As we know treasured wildlife and wild places have been devastated by the BP oil spill. An estimated 186 million gallons have poured into the Gulf of Mexico impacting dolphins, brown pelicans, as well as threatened and endangered sea turtles. Some animals have been found dead. Others have been found dying or coated in the toxic oil that has polluted extensive areas of their habitat.   If you would like to donate & support Paul Link in his wildlife crusade please visit the National Wildlife Federation:

A Hero A Day

13 Aug

After recently asking the question, ” Who Are Your Heroes?” on my Facebook account I was sad to see only a handful of my over 1,000 friends answer.  However it has come to me that the world seldom hears of heroes because their stories are often happening in remote parts of the world. 

So here I go, sharing about heroes of this century…

Sima Wali is a native of Afghanistan.  Sima heads Refugee Women in Development, an international non-profit focusing on women in conflict, post-conflict reintegration and human rights.  She was an advisor at the UN Peace Talks on Afghanistan in 2001, helping to ensure that women were represented in the post-Taliban government and were equal beneficiaries of Western aid.  Sima continues to work in Afghanistan and refugee camps in Pakistan to strengthen human rights, empower women, and construct democratic institutions in the wake of decades of violent conflict.   To learn more about Sima & her work please visit:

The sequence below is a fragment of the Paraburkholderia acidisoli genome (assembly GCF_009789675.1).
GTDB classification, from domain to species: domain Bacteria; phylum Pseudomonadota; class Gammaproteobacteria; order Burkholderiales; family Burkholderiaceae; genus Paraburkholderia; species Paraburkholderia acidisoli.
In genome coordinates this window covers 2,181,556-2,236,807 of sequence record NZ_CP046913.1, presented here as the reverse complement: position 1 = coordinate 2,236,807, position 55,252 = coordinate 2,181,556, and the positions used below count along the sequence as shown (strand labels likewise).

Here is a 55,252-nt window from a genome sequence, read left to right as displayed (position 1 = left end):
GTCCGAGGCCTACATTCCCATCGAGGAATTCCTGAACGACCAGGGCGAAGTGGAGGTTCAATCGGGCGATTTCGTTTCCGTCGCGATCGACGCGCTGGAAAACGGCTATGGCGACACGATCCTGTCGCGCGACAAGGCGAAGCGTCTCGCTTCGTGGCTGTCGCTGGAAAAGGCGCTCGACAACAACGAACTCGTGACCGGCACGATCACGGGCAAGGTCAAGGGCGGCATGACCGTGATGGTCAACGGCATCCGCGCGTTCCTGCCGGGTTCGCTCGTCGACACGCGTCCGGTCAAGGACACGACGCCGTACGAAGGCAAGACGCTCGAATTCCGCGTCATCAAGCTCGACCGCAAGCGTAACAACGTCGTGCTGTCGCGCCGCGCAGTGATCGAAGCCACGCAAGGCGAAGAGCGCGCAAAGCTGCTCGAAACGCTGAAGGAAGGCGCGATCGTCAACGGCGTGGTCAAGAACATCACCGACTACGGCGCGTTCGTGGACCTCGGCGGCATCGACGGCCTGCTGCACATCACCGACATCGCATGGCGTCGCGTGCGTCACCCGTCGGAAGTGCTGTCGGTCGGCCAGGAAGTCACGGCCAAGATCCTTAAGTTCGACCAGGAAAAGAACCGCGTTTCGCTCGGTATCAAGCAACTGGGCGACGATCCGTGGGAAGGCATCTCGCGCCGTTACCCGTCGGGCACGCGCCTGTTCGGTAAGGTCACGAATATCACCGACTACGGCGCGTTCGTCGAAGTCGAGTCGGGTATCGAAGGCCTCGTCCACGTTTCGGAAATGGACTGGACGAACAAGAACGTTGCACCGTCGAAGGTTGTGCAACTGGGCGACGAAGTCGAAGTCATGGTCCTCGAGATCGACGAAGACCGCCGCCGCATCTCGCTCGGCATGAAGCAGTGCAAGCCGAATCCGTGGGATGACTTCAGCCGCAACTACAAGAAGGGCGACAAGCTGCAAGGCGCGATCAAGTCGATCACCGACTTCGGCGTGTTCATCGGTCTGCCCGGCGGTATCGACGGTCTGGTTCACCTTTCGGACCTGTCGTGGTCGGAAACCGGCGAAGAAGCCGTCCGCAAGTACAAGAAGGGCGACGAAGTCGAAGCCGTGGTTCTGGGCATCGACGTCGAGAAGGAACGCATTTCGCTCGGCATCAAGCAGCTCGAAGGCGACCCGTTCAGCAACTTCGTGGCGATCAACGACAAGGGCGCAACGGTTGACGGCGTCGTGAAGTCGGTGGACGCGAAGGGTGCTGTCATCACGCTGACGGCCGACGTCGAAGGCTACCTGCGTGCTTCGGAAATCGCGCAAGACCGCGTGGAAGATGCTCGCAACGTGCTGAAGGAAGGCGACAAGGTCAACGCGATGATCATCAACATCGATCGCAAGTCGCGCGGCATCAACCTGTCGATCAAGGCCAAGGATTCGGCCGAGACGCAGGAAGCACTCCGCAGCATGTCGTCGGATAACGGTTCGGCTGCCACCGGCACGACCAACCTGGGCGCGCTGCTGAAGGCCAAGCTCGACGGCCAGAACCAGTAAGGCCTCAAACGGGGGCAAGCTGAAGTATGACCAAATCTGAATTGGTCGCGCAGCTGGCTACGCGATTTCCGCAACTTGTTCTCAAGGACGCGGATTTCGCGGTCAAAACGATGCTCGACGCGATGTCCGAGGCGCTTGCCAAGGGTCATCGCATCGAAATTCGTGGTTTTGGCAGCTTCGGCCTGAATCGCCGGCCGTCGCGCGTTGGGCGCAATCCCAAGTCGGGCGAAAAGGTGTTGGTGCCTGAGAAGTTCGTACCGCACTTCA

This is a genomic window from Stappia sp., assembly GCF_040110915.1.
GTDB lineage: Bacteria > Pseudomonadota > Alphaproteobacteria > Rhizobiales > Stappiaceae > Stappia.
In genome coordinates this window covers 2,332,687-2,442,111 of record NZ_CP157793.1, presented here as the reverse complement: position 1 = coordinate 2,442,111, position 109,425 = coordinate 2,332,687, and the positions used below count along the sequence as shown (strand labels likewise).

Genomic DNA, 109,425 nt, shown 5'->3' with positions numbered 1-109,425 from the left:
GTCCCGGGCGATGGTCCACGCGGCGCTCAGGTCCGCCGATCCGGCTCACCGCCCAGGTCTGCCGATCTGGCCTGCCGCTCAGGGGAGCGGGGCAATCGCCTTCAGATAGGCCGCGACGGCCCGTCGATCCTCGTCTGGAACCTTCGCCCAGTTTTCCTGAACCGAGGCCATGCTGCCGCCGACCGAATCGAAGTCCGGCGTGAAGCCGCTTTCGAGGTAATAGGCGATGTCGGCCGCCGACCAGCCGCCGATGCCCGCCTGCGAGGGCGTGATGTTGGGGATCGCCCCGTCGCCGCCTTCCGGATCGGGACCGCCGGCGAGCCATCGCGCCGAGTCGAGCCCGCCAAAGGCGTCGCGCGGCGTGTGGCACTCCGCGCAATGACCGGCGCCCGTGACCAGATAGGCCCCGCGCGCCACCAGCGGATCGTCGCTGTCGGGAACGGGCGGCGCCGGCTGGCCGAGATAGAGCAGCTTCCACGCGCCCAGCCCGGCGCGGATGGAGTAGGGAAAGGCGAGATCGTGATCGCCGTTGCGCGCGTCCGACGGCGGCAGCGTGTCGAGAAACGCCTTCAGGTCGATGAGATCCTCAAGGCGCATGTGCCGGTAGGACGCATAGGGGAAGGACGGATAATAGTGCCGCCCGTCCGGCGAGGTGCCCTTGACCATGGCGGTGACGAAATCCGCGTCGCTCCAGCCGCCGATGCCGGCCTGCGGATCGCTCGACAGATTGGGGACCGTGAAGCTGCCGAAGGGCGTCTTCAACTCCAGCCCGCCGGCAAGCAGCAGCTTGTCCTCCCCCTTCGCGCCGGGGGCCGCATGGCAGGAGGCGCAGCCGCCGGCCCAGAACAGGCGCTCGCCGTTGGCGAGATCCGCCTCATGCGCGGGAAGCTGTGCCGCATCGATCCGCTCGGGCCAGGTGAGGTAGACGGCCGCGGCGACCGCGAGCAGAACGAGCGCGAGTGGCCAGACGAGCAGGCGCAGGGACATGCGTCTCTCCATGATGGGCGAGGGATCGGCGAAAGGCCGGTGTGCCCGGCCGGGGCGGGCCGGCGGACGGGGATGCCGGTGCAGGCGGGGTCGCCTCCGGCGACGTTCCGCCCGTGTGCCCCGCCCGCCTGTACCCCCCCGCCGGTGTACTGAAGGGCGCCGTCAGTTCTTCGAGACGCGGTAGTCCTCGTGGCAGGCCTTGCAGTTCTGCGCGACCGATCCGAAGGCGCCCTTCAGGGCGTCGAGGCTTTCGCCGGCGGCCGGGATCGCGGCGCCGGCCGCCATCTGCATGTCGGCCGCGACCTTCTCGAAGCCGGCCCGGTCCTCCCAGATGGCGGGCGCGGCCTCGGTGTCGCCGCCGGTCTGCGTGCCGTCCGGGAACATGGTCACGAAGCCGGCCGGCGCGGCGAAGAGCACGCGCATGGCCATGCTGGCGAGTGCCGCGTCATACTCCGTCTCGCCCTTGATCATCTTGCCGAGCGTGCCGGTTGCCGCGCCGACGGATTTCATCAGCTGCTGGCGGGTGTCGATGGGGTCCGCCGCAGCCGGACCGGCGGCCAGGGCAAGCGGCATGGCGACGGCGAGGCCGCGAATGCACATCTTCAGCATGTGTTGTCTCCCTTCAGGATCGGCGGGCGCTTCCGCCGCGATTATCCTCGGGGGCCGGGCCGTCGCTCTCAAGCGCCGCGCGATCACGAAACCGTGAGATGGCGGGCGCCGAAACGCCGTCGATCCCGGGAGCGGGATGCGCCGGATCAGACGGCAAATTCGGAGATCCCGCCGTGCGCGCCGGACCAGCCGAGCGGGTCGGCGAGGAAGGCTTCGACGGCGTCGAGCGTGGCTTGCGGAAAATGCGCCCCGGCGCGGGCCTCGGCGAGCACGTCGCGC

Sima Wali, President & CEO of Refugee Women in Development (RefWID), Inc

Katie Couric’s Global Cancer Campaign

24 Jul
Couric has recently broadened her campaign beyond

Loving The Discussion on Philanthropy w/ Katie Couric

colon cancer (her husband died of colon cancer in 1998) , told the Global Forum audience in South Africa during the World Cup that cancer has become “an equal opportunity disease.” While developed countries once accounted for 80% of the world’s cancer cases, developing countries now account for more than half. And by the end of the decade, Couric said, two-thirds of cancer cases will belong to the developing world.No place is hit harder than Africa, which will get a disproportionate share of the killer disease. While positive trends in Africa — like urbanization and greater longevity — lift cancer rates here, the continent is ill-eqipped to deal with the problem. In Africa, Couric says, for every 10 people who are diagnosed with cancer every year, eight people die!!!!

When I was diagnosed with testicular cancer in 2004 I had no idea what that even meant — today I am happy to say I am cancer free & that now there is no time like the present to become informed & do routine check-ups, visit your doctor regularly & hey freakn start thinking about what you eat — we truly ARE what we eat!

And for the record, I have a crush on Katie 🙂


22 Feb

I am beyond happy that this past Friday, Feb 19th we got the final paperwork into U.S. Immigration to have Menelick & Nesty (who are in Haiti) reunited with their political refugee father Ernst Montfleury living here in Orem, Utah!!

This reuniting is going to be *AMAZING*!!

Thank you Ken Murdock, Kristen Murdock, Monica Ord, & Eric Klein and Lorraine Clark!!